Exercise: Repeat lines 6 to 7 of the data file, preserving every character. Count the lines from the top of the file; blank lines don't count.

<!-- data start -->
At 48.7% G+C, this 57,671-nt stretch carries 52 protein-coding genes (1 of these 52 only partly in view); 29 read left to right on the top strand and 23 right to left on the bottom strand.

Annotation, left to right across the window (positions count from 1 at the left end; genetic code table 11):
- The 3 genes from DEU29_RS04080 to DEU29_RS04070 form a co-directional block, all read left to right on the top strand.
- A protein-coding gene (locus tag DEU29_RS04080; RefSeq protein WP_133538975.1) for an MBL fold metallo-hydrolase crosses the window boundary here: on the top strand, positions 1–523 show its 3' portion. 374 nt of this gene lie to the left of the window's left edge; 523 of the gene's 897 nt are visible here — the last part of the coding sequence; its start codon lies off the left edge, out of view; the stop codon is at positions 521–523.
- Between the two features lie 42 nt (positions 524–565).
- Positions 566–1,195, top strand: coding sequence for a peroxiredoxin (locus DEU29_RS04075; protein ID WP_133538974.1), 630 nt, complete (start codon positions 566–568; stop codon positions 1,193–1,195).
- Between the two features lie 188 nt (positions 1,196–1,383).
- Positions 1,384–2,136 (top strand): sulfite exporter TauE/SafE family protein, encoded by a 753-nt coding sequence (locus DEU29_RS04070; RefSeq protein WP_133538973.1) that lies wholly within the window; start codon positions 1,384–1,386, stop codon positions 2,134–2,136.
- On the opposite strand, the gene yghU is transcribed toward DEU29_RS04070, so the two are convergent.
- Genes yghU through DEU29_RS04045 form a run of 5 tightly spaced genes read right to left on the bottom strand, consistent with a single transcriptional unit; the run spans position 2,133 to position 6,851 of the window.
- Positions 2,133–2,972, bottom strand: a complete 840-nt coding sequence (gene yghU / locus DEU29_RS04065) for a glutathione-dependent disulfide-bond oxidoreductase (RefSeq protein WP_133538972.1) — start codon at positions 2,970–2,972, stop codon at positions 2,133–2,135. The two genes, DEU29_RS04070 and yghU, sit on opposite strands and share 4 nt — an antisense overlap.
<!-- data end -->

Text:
- Positions 566–1,195, top strand: coding sequence for a peroxiredoxin (locus DEU29_RS04075; protein ID WP_133538974.1), 630 nt, complete (start codon positions 566–568; stop codon positions 1,193–1,195).
- Between the two features lie 188 nt (positions 1,196–1,383).